We’ve had an interesting year for holidays, and in some respects it’s made us think about what we want from a holiday. Just to recap, we had a 14-night cruise to the Baltic starting in late June. This is the 10th year that we’ve taken a cruise, and in that time we’ve done 16 (17 by the end of the year), ranging in length from 2 nights to 17 nights, although most have been between 10 and 14 nights. Then in early August we took a 7-night holiday to Salcombe in Devon, with a multi-generational family party (four generations, in fact). This was the first real non-cruise UK-based holiday (other than ‘short breaks’) that we’ve had for a long time. We’ve been thinking about both of these holidays since the return from Devon.
What we enjoyed most about about the cruise itself was the itinerary, whereas we found other aspects e.g. food and mealtimes, entertainment, and even the ship itself, nothing terribly special (with an honourable exception to the Glass House). For the UK holiday the opposite was true: while Salcombe itself is truly beautiful, many of the other places we visited were pretty so-so. (Val has just said that I’m wrong: she says that they were all e.g. Dartmouth, Kingsbridge, Torcross, very pretty. So the previous statement is not shared!) The most enjoyable part of this holiday was the company and the time we spent altogether; we had a meal out with almost the whole party that was probably the highlight of the year so far. (So too was the cost, at £75 a head…) So where does that leave us with regard to future holidays?
We’re feeling less and less willing to book cruises a long time in advance. I know all the arguments that say we must have considered a cruise reasonable value when we booked it, and intellectually I do accept them, but we have both found it increasingly irritating knowing that other passengers are having exactly the same cruise as us but for 25%, 35% or almost 50% less money. When you’ve paid over £2000 each that’s a significant amount. We’re also annoyed with the endless range of special offers that the lines keep announcing during each year. So I think our future strategy will be to decide on a date range and a preferred destination, and then hold off from booking until a lot nearer the date. Of course, this won’t take effect until quite a long way in the future – thanks to our previous policy of making early bookings we already have our cruise for 2015 booked. In fact the one thing that night make us rethink this whole area will be what happens to the prices for next year’s cruise, which we will keep under review. At the moment there’s only the Select price available, and that is rather higher than the amount we’re paying. It will be especially interesting to see what the figures are like when the Early Saver price is announced, and then when the New Year sales campaign starts.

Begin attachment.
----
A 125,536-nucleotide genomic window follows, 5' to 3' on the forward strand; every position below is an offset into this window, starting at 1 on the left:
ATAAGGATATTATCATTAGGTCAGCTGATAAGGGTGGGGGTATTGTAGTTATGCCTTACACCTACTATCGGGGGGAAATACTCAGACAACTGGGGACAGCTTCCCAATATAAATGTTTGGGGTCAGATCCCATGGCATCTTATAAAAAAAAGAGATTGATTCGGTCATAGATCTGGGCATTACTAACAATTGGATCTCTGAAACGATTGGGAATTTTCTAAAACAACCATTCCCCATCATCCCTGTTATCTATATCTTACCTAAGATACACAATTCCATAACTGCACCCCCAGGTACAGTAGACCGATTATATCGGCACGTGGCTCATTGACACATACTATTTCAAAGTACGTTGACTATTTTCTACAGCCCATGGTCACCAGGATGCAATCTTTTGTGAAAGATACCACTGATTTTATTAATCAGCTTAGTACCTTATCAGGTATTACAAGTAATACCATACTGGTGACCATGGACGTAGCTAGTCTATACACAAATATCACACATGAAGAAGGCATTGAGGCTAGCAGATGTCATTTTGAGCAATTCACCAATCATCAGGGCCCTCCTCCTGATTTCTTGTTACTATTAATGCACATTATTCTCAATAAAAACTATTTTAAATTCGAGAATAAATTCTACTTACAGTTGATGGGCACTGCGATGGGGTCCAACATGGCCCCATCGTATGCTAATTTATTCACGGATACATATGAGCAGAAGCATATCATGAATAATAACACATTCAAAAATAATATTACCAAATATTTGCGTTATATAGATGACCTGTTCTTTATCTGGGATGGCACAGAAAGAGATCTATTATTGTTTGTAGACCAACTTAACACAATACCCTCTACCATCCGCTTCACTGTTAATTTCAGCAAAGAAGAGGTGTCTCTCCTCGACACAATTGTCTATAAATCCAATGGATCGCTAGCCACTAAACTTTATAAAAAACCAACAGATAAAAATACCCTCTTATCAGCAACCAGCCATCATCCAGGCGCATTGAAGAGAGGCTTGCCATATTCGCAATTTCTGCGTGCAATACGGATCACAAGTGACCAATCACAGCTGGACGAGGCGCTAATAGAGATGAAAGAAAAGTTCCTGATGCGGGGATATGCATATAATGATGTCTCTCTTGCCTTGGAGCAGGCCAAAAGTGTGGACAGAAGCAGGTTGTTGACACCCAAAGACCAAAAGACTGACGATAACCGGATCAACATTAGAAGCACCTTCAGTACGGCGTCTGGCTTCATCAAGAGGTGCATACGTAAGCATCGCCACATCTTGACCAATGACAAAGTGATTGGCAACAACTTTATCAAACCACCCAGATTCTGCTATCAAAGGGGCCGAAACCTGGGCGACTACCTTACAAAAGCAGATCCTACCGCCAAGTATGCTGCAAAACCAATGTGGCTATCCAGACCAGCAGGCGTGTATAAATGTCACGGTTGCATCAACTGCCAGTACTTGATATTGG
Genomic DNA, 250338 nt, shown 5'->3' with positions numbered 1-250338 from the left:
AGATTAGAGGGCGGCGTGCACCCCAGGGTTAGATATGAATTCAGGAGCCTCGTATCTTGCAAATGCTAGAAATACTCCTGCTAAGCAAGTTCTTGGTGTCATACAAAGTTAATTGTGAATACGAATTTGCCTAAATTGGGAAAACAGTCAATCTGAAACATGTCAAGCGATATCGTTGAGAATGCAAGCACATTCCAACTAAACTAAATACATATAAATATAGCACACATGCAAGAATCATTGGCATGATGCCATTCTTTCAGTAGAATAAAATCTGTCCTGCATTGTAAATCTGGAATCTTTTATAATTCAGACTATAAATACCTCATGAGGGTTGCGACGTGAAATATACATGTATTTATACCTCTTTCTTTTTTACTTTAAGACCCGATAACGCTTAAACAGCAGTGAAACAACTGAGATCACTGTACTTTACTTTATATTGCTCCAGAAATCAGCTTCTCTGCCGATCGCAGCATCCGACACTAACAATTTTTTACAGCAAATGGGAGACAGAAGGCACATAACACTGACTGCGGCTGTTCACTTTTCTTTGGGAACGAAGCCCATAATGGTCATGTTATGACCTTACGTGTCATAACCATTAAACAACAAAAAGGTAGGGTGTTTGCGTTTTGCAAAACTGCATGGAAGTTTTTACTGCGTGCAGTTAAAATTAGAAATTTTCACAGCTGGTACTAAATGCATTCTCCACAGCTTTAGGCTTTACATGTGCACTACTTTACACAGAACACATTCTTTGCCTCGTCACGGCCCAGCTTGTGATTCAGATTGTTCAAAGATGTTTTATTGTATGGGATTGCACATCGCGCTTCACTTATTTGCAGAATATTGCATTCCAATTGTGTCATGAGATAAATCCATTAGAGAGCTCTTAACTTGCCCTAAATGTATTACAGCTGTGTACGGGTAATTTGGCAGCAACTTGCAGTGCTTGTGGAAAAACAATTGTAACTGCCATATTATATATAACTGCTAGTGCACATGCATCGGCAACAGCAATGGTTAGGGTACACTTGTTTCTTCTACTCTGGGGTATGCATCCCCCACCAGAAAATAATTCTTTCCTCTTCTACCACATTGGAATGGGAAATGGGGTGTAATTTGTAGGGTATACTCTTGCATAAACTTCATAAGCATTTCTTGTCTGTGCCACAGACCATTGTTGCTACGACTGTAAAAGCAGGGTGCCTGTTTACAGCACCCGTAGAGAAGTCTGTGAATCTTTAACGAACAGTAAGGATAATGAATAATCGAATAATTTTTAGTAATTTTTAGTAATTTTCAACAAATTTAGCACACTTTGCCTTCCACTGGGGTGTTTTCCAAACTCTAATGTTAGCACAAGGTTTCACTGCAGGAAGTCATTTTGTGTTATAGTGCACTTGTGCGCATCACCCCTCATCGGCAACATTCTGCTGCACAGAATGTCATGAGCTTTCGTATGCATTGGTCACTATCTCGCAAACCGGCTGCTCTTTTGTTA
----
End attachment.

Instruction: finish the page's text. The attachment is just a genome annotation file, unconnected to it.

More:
We’re also wondering if we should abandon the major cruise lines and go to those that definitely put the itinerary first. I’ve been looking at brochures for Voyages to Antiquity, for example. Very interesting itineraries, often visiting small ports, and therefore very attractive. But their prices do seem high, and their ship is very, very small. So our dilemma is whether the attractiveness of the ports outweighs the shipboard compromises; there’s no Glass House on Aegean Explorer! There are other ‘small ship’ lines, of course. Many of them cluster in the premium/luxury category, e.g. Regent Seven Seas, with prices to match. Alternatively there’s Fred, and looking at their brochures they are making more and more of a point of devising interesting itineraries which call at smaller out-of-the way ports; perhaps we’ll find the cruises that will satisfy us with them.
And there is a further thought beginning to float around in our minds – are we perhaps all ‘cruised-out’? Even if only temporarily? It’s possible; but at the back of my mind I can’t help remembering that we had glorious weather in South Devon, with temps in the mid-20s every day. A holiday that had consisted of a wet week on a cold beach might have left us with a different conclusion.